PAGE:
In my blog it was always my intention to write about boats, the people that sail them and the places that i find along the way and Calstock boatyard having been my base since i bought WABI”’ is the first place that i really wanted to cover in the blog. I had known that there was a boatyard here since i moved to another village nearby some 3 years ago and came across it when i was out exploring the area on foot one day : at that time i believe that it was in transition with one set of owners leaving and the current ones just taking over. When i bought the Liberty this was the obvious place to bring the boat as its all of 10 minutes drive from home.
So welcome to my boatyard home where i have kept and refitted WABI”’
If you are in the area its worth dropping in as the welcome sign is over the door of the honesty cafe : come in, make a brew, have a piece of one of Julia’s most excellent cakes and drop some money in the box.
This is certainly the nicest spot i have ever kept a boat and by far the friendliest : the yard is high up the Tamar river just short of the viaduct over the river at Calstock itself . If you ever want to do a scenic railway journey then jump on the train at Plymouth and you will cross that viaduct just before the train pulls into Calstock station, just across the river is a footpath along the Devon shore (the yard is in Cornwall so bring a passport).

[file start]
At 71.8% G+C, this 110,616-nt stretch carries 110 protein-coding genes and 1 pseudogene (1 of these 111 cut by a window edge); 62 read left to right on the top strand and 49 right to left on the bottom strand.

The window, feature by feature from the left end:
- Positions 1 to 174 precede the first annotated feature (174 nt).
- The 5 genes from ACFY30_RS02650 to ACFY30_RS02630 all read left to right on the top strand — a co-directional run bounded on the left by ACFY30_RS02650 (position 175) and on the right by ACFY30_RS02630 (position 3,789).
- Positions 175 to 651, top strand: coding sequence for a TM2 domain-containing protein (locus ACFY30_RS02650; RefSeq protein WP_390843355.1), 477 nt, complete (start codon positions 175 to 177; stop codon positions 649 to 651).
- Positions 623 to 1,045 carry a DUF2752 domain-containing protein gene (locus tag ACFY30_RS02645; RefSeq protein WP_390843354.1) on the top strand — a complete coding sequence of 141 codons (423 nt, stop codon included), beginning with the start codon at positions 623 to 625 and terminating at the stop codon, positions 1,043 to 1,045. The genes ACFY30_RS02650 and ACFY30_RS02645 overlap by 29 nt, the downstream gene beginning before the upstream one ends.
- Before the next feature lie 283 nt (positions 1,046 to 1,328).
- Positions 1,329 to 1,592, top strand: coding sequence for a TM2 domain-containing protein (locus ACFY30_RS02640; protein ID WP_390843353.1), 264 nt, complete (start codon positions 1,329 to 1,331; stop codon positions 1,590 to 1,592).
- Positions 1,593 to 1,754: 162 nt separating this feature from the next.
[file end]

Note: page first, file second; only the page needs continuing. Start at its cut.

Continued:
Chris and Julia’s lugger ‘Spirit of Mystery’ is usually alongside and up until i left for my cruise i nestled under her boomkin…we almost used it once to sway my new battery down with !
Ok so what’s it like ?. Well its a small and scruffy ‘do it yourself’ yard with absolutely no pretentions to being a posh yard. There is a shed and a muddy slipway and to lie alongside a boat has to sit in the thick gloopy Tamar mud. Chris does have a line of moorings in the river and if i have this right then he has recently acquired the right to manage the river moorings and to create some new parish mooring places (i hope to get one). Yard bosses Chris and Julia are both experienced long term cruisers, Chris i believe teaches maritime science at Plymouth Uni so he knows a thing or two about boats and seamanship.
Downsides : getting down the lane from the ‘main’ road can be either hilarious or exasperating depending on what mood you are in and how bad the local driving and parking is that day (the village having an ‘alternative’ highway code) : when i had the Liberty transported here the very experienced transport driver could only just wriggle through the lane and that was only by using the pavement. It certainly not a yard for big boats although they did manage to accommodate a 40′ Freedom here last year. Parking is very limited which is unsurprising given the width of the lane and the amount of land the yard uses.